Fear of death is mostly dread of the permanent loss of conscious awareness. We see that expiration, the snuffing out of the light, as the final irrevocable end of who we are, the irremediable dissolution of our identity. However, our consciousness is not who we are – it is only our way of knowing who we are. We prove this every night when we sleep and consciousness dissolves, only to magically reappear the next day. If consciousness is who we are, how do we survive this regular extinction? We survive because the self is who we really are.
Tradition can ease the fear of death by overcoming social- and self-alienation and providing assurance that some part of us will live on. (Image: wpclipart.com)
The self lives in the unconscious and the unconscious never sleeps. Picture it as a well-furnished room. We store our memories there. Consciousness is the light that enables us to see and know them. Switch off the light – as in sleep – and the furnished room remains, and we see it once more when consciousness, the light, returns.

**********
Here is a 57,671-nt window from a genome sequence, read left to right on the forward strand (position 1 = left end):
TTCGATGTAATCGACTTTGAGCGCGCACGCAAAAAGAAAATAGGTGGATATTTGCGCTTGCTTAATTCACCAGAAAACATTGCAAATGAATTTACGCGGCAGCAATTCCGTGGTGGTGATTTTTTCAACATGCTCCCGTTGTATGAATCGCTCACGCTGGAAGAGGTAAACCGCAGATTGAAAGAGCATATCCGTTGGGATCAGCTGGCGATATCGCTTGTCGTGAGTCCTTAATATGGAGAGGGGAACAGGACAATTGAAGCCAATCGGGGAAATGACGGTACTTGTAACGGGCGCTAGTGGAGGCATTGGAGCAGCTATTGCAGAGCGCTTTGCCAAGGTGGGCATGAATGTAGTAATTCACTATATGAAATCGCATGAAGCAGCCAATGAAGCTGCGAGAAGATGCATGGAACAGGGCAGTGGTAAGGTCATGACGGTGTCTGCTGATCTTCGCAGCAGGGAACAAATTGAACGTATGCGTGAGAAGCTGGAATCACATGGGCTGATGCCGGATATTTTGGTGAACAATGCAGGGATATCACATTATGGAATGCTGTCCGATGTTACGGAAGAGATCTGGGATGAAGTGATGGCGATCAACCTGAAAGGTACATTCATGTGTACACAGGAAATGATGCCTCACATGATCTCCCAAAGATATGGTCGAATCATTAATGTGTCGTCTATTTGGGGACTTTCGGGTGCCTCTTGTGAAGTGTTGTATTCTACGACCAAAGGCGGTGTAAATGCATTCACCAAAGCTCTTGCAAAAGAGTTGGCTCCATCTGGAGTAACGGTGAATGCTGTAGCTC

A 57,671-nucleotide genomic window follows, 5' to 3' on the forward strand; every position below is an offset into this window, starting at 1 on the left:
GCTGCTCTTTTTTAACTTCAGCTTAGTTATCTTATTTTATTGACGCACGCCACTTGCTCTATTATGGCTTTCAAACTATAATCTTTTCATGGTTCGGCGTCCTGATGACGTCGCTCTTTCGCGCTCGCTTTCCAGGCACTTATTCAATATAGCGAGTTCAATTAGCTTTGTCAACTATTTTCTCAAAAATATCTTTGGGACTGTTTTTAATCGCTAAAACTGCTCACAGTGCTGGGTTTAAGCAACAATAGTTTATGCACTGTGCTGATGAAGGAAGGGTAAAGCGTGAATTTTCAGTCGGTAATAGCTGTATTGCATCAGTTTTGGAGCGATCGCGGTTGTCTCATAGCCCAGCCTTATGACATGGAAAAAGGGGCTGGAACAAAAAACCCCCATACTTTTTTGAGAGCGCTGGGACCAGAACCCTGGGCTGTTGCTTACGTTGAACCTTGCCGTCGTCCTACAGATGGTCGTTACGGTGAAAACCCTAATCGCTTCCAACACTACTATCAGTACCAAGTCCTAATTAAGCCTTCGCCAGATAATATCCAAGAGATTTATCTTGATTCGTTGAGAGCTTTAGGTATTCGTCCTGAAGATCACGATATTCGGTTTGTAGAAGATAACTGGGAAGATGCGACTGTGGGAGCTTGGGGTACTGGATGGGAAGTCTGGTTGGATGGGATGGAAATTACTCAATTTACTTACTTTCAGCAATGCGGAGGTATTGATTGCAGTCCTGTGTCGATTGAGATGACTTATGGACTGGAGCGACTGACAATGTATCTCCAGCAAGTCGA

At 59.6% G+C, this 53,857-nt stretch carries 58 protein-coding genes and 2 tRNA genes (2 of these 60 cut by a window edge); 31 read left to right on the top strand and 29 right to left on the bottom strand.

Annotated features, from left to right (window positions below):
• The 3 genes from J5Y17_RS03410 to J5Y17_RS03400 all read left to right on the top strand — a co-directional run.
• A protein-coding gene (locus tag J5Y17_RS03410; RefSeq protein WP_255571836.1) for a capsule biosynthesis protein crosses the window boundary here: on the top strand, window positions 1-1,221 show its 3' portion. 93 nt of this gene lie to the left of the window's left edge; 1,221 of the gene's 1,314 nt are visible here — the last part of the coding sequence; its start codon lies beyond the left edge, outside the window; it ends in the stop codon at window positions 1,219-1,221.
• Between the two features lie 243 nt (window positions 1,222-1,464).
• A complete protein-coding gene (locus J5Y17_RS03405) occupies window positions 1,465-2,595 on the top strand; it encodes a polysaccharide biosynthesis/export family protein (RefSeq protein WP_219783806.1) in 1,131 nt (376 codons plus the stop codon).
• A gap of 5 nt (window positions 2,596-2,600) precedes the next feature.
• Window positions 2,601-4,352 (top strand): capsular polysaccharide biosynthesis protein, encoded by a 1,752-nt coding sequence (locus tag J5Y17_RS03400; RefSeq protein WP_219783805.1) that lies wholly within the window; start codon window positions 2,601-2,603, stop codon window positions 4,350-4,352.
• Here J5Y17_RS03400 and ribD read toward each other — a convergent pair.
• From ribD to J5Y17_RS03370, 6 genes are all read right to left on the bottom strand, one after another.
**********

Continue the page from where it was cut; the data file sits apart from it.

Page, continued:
Fantasy writer Brian S. Pratt is one of the most popular authors on Smashwords. Yet, while he generally gets good reviews overall, many people have panned his novels for their bad grammar, poor character revelation, and skimpy plots. (I believe that he had cleaned up his spelling atrocities before I discovered him.) I’ve read only the first book in his lengthy Morcyth Saga series, but unless he has improved dramatically, I have to agree with his critics. To make matters worse, his writing style is clumsy, repetitive, and lacks imagination. With all this going against him, you have to ask the obvious question:
Pratt’s heroes have sound values and genuine courage.
To answer that question we have to start with another: who reads Pratt’s novels, anyway? I think it is safe to assume that his audience comes mainly from the young. These readers, while enthusiastic, are not sophisticated; they lack the broader reading experience needed to tell the difference between a well-written book and a clunker. However, that’s not the same as saying they are stupid. We humans are born with an instinctive feel for story. No one – sophisticated or unsophisticated – wades through a full-length novel unless they gain some genuine satisfaction from doing so.